Thursday, May. 19, 2005 | 10:49 a.m.

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New Truths

Between Tuesday's counseling session and a conversation with a friend last night, I face a new truth. I am self-sabotaging by taking on too much -- trying to do too many things at the same time so that I can't really do any of them well. But I have a great excuse for failure, right? I was doing too much and that's waaaay better than "slacking," right? I am really afraid of being perceived as lazy, as not doing enough. Partially this comes from a very real desire to actually do all of these things, but the reality is, I can't do them all now. I am only 34 years old. The majority of the new millennium has been spent trying to do everything at once, as if tomorrow won't come. Subconsciously, I live as if tomorrow will never come, as if everything has to be crammed into today, until it bulges at the seams and explodes.

One factor is that most of Jasmine's life felt that way. I always knew I would outlive her, so I often made decisions to throw caution to the wind and do things now, rather than when I should. We spent a lot of time and money doing things with and for our children that could easily have been spaced out over a lifetime. But I knew Jasmine's lifetime would be short. So we did it when we did it. Several "concerned" family members stepped in at various times to tell us we were being too short-sighted, that we were wasting money and/or time doing things with Jasmine. Particularly in the last two years of her life. But you know? This attitude of here and now served us well then. Because I have no regrets -- I don't find myself thinking, "if only I had done this," or "I wish I had spent more time with Jasmine." Because I did do things with her and I did put my family before my career so that I could have more time with her. And I happily take the consequences of that now.

I wondered recently what is standing in my way of writing -- moreover, what stands in between me and success in any of the things that matter to me. Why is it, I pondered, I can make all the plans in the world, but when it comes to actually doing it, I balk? Remember that? And remember the huge list of things I posted that I really want to do? And some people suggested that maybe it was that I don't really want those things I plan for -- that if I did, I would just do it. I'm finding it's much more insidious than that. I do really want those things -- to be a paid writer, to have a healthy body, to travel -- but there is a deep shadow side that doesn't think I really deserve those things. The roots of that shadow are in my childhood -- random things that people said to me about being "high and mighty" or about reaching too far. Beyond my station, as it were. And the messages that if I didn't get up at the crack of dawn every day and cram my day full of tasks, then I was "wasting time" and "being lazy." And while the grown-up in me knows that is utter bullshit, there is still a little girl in there who believes it and lives it. And like most children, she doesn't see the big picture, doesn't realize she's driving us into the ground and making it impossible to be fulfilled. Because nothing is "enough."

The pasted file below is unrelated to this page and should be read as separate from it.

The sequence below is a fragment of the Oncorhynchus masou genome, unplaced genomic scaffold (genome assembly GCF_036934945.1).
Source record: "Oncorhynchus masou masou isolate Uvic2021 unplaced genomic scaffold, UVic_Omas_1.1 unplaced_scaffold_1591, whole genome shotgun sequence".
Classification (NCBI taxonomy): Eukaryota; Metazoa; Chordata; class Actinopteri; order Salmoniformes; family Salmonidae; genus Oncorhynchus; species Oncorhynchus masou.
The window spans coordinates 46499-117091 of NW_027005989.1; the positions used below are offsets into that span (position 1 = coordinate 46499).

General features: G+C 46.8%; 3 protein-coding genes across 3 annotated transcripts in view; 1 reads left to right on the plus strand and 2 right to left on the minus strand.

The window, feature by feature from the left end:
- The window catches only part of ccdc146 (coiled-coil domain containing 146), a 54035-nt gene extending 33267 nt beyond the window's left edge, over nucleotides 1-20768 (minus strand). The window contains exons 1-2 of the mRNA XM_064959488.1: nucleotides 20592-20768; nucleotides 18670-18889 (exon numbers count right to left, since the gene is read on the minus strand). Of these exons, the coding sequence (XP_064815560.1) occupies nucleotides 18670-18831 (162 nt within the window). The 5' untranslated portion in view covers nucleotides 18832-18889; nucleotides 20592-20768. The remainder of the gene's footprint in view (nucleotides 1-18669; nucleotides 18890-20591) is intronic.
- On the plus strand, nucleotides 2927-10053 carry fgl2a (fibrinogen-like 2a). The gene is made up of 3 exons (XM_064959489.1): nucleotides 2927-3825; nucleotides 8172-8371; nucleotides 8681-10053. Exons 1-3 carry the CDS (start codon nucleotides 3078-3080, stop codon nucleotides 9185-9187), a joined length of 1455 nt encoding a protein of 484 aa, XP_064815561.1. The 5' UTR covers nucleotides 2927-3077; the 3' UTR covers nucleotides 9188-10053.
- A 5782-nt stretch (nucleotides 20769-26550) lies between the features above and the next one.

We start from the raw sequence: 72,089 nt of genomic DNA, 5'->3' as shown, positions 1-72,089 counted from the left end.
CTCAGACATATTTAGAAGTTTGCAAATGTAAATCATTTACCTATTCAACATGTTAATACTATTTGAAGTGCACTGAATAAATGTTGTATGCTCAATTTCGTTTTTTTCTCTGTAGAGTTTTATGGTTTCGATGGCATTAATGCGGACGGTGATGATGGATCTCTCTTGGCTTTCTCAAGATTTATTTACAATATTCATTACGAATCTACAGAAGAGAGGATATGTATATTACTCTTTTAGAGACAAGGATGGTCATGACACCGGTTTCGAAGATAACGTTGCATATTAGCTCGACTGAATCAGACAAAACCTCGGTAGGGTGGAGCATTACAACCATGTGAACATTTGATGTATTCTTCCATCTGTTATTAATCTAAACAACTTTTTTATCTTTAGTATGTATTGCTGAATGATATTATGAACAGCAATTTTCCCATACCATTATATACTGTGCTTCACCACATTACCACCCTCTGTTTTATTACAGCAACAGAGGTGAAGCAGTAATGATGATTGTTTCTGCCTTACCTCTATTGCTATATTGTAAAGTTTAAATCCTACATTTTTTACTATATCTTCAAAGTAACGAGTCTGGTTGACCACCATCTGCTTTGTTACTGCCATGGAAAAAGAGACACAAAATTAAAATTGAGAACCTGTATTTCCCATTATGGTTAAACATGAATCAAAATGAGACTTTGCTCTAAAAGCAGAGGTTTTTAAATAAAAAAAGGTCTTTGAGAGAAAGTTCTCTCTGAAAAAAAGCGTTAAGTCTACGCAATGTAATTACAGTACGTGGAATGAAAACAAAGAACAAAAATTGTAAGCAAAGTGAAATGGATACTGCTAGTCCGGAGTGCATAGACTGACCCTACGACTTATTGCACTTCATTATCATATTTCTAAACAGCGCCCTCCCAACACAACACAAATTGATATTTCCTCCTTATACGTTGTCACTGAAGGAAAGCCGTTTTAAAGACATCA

So now I face the task of finding out what the priorities really are, right now, in this moment. And then I have to stop burying those priorities in other things that I want to do "right now," I have to let go of the insane process of creating goals for my goals, of creating schedules so I can "do it all," of searching frantically for some new way of stretching time and space so that I can have it all, and have it all right now. I don't mean to imply that there is no value in setting goals and creating schedules. Far from it. But for me, doing this things can lead to me creating a web of reasons why I can't do the things that really are important to me, like writing and working on a healthy body, being a effective and loving wife and mother, and having a strong spiritual community. And if I bring it back home, to these things that matter at this moment, and then take some time to really define what success in those areas are -- to do it simply and without jumping ahead of myself to figure out what all the steps have to be and when it must be done, then I've done something new and helpful. Then I've taken these things which really are a priority to me and cleared away the debris.

Whew. I feel a little sick. But also a little enlightened -- both in the sense of seeing things I didn't see before and in the sense of having a load lifted.

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Recent Entries ...
Go Here - Tuesday, Aug. 29, 2006
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